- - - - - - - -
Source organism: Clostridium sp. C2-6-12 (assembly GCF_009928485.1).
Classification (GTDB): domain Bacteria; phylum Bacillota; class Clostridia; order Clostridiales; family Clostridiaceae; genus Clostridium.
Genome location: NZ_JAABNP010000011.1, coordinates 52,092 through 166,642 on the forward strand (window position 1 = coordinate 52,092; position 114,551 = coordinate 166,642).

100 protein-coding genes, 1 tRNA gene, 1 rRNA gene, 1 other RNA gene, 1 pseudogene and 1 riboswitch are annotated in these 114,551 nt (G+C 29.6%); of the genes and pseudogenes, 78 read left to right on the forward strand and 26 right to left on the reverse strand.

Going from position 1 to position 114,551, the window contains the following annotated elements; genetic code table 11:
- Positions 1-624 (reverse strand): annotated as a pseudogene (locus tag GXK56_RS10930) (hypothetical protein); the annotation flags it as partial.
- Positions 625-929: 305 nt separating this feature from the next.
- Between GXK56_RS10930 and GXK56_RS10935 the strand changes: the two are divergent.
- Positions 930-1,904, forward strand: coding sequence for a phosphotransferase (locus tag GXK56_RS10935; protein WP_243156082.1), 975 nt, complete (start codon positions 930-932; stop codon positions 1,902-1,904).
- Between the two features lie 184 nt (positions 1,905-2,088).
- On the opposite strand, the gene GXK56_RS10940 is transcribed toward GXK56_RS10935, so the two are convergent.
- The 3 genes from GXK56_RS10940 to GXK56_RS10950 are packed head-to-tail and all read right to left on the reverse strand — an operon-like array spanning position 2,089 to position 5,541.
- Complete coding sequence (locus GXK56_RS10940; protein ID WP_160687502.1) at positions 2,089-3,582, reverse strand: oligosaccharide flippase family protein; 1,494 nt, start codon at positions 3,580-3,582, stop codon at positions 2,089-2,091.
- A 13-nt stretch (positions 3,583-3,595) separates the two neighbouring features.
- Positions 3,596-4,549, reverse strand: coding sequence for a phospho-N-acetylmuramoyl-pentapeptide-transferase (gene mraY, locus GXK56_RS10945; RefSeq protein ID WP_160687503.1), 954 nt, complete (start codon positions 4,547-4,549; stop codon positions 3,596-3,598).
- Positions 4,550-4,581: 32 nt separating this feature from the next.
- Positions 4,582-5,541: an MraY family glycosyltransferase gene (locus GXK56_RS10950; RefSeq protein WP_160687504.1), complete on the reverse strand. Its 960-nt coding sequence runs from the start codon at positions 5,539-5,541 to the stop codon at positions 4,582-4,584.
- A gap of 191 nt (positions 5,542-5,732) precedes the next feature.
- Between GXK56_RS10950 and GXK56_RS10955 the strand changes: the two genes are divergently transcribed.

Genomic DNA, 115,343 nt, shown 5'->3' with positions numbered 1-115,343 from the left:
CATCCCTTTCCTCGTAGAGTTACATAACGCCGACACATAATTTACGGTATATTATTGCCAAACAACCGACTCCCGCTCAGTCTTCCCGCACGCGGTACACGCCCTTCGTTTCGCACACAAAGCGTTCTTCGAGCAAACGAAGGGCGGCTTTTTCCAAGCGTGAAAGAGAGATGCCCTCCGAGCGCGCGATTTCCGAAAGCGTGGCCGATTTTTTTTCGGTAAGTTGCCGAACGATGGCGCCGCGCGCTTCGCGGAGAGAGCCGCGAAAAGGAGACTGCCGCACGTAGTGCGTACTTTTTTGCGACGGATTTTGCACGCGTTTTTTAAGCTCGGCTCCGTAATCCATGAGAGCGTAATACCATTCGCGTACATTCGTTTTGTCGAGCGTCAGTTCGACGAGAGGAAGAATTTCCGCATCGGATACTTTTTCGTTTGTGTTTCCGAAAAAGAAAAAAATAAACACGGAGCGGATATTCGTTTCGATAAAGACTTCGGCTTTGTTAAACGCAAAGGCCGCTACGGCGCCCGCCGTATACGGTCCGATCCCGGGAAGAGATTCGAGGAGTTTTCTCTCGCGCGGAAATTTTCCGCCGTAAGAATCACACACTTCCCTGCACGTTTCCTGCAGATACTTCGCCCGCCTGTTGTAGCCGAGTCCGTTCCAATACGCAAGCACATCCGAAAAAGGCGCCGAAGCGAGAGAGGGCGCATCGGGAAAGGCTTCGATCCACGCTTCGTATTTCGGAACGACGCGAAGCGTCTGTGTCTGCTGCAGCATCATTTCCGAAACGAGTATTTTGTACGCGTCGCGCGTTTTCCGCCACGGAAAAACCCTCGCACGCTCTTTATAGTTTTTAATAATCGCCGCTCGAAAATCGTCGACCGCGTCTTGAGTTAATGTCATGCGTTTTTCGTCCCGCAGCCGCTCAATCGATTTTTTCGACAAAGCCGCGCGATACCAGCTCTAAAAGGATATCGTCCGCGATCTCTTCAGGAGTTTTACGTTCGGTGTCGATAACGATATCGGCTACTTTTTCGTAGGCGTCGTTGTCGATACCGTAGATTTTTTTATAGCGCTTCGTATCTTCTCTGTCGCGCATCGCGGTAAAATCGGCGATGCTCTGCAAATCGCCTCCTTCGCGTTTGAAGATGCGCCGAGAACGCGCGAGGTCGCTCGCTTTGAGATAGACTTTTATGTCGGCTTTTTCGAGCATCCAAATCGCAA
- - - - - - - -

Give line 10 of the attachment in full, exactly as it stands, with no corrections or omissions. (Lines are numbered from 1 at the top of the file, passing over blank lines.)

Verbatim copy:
- Between the two features lie 184 nt (positions 1,905-2,088).